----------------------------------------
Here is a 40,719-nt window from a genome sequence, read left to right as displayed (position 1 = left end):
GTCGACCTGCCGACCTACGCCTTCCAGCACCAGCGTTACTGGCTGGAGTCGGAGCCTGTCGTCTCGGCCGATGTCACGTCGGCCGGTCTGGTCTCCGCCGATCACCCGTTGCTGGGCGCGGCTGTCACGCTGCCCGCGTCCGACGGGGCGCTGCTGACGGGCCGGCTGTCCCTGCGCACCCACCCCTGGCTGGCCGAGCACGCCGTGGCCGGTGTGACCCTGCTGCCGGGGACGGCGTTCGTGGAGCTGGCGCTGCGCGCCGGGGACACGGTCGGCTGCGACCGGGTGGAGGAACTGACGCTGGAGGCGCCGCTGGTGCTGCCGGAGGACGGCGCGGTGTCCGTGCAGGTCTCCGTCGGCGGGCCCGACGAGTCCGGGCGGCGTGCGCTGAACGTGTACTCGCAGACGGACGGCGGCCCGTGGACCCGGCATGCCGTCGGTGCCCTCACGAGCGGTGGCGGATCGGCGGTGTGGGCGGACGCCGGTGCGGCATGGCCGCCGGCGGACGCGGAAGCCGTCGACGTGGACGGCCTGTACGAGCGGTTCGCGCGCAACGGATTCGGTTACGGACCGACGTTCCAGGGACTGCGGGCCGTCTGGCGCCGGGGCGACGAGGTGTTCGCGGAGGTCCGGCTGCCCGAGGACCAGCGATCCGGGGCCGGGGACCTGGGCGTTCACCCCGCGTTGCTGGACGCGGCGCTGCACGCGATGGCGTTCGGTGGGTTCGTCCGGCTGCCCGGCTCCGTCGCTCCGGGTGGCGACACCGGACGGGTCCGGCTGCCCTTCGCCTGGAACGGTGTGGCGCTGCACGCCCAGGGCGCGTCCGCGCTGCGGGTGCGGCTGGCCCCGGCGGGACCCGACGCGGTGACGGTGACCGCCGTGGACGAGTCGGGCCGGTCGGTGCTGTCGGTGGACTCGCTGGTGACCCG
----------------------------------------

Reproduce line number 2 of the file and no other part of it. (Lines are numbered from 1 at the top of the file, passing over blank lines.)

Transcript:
GTCGACCTGCCGACCTACGCCTTCCAGCACCAGCGTTACTGGCTGGAGTCGGAGCCTGTCGTCTCGGCCGATGTCACGTCGGCCGGTCTGGTCTCCGCCGATCACCCGTTGCTGGGCGCGGCTGTCACGCTGCCCGCGTCCGACGGGGCGCTGCTGACGGGCCGGCTGTCCCTGCGCACCCACCCCTGGCTGGCCGAGCACGCCGTGGCCGGTGTGACCCTGCTGCCGGGGACGGCGTTCGTGGAGCTGGCGCTGCGCGCCGGGGACACGGTCGGCTGCGACCGGGTGGAGGAACTGACGCTGGAGGCGCCGCTGGTGCTGCCGGAGGACGGCGCGGTGTCCGTGCAGGTCTCCGTCGGCGGGCCCGACGAGTCCGGGCGGCGTGCGCTGAACGTGTACTCGCAGACGGACGGCGGCCCGTGGACCCGGCATGCCGTCGGTGCCCTCACGAGCGGTGGCGGATCGGCGGTGTGGGCGGACGCCGGTGCGGCATGGCCGCCGGCGGACGCGGAAGCCGTCGACGTGGACGGCCTGTACGAGCGGTTCGCGCGCAACGGATTCGGTTACGGACCGACGTTCCAGGGACTGCGGGCCGTCTGGCGCCGGGGCGACGAGGTGTTCGCGGAGGTCCGGCTGCCCGAGGACCAGCGATCCGGGGCCGGGGACCTGGGCGTTCACCCCGCGTTGCTGGACGCGGCGCTGCACGCGATGGCGTTCGGTGGGTTCGTCCGGCTGCCCGGCTCCGTCGCTCCGGGTGGCGACACCGGACGGGTCCGGCTGCCCTTCGCCTGGAACGGTGTGGCGCTGCACGCCCAGGGCGCGTCCGCGCTGCGGGTGCGGCTGGCCCCGGCGGGACCCGACGCGGTGACGGTGACCGCCGTGGACGAGTCGGGCCGGTCGGTGCTGTCGGTGGACTCGCTGGTGACCCG